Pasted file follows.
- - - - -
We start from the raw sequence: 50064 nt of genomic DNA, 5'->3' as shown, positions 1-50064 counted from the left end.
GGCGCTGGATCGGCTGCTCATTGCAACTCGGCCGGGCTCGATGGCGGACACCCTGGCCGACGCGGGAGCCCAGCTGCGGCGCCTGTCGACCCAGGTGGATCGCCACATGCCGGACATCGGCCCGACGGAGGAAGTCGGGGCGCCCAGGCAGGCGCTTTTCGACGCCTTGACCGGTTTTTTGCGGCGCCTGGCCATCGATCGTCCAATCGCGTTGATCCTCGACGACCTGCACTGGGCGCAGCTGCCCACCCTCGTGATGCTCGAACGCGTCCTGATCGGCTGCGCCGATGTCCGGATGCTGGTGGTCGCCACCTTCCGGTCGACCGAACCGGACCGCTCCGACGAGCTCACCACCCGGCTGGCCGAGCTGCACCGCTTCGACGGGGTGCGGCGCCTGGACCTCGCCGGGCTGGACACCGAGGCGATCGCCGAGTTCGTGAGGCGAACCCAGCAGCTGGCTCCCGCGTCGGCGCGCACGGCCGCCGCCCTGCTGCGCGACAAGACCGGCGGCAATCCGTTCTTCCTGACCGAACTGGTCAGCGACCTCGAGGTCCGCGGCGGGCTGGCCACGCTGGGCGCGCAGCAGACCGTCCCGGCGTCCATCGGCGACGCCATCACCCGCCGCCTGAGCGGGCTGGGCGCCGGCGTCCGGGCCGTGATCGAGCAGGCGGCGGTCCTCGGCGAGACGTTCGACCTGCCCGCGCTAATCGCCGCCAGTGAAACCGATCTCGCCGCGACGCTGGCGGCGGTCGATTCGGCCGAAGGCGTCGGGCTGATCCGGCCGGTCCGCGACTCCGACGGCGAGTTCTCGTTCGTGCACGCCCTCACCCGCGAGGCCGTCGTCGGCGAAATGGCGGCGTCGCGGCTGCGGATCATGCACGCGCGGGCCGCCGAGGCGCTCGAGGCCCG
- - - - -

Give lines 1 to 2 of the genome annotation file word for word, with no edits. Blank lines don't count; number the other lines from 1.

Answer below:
We start from the raw sequence: 50064 nt of genomic DNA, 5'->3' as shown, positions 1-50064 counted from the left end.
GGCGCTGGATCGGCTGCTCATTGCAACTCGGCCGGGCTCGATGGCGGACACCCTGGCCGACGCGGGAGCCCAGCTGCGGCGCCTGTCGACCCAGGTGGATCGCCACATGCCGGACATCGGCCCGACGGAGGAAGTCGGGGCGCCCAGGCAGGCGCTTTTCGACGCCTTGACCGGTTTTTTGCGGCGCCTGGCCATCGATCGTCCAATCGCGTTGATCCTCGACGACCTGCACTGGGCGCAGCTGCCCACCCTCGTGATGCTCGAACGCGTCCTGATCGGCTGCGCCGATGTCCGGATGCTGGTGGTCGCCACCTTCCGGTCGACCGAACCGGACCGCTCCGACGAGCTCACCACCCGGCTGGCCGAGCTGCACCGCTTCGACGGGGTGCGGCGCCTGGACCTCGCCGGGCTGGACACCGAGGCGATCGCCGAGTTCGTGAGGCGAACCCAGCAGCTGGCTCCCGCGTCGGCGCGCACGGCCGCCGCCCTGCTGCGCGACAAGACCGGCGGCAATCCGTTCTTCCTGACCGAACTGGTCAGCGACCTCGAGGTCCGCGGCGGGCTGGCCACGCTGGGCGCGCAGCAGACCGTCCCGGCGTCCATCGGCGACGCCATCACCCGCCGCCTGAGCGGGCTGGGCGCCGGCGTCCGGGCCGTGATCGAGCAGGCGGCGGTCCTCGGCGAGACGTTCGACCTGCCCGCGCTAATCGCCGCCAGTGAAACCGATCTCGCCGCGACGCTGGCGGCGGTCGATTCGGCCGAAGGCGTCGGGCTGATCCGGCCGGTCCGCGACTCCGACGGCGAGTTCTCGTTCGTGCACGCCCTCACCCGCGAGGCCGTCGTCGGCGAAATGGCGGCGTCGCGGCTGCGGATCATGCACGCGCGGGCCGCCGAGGCGCTCGAGGCCCG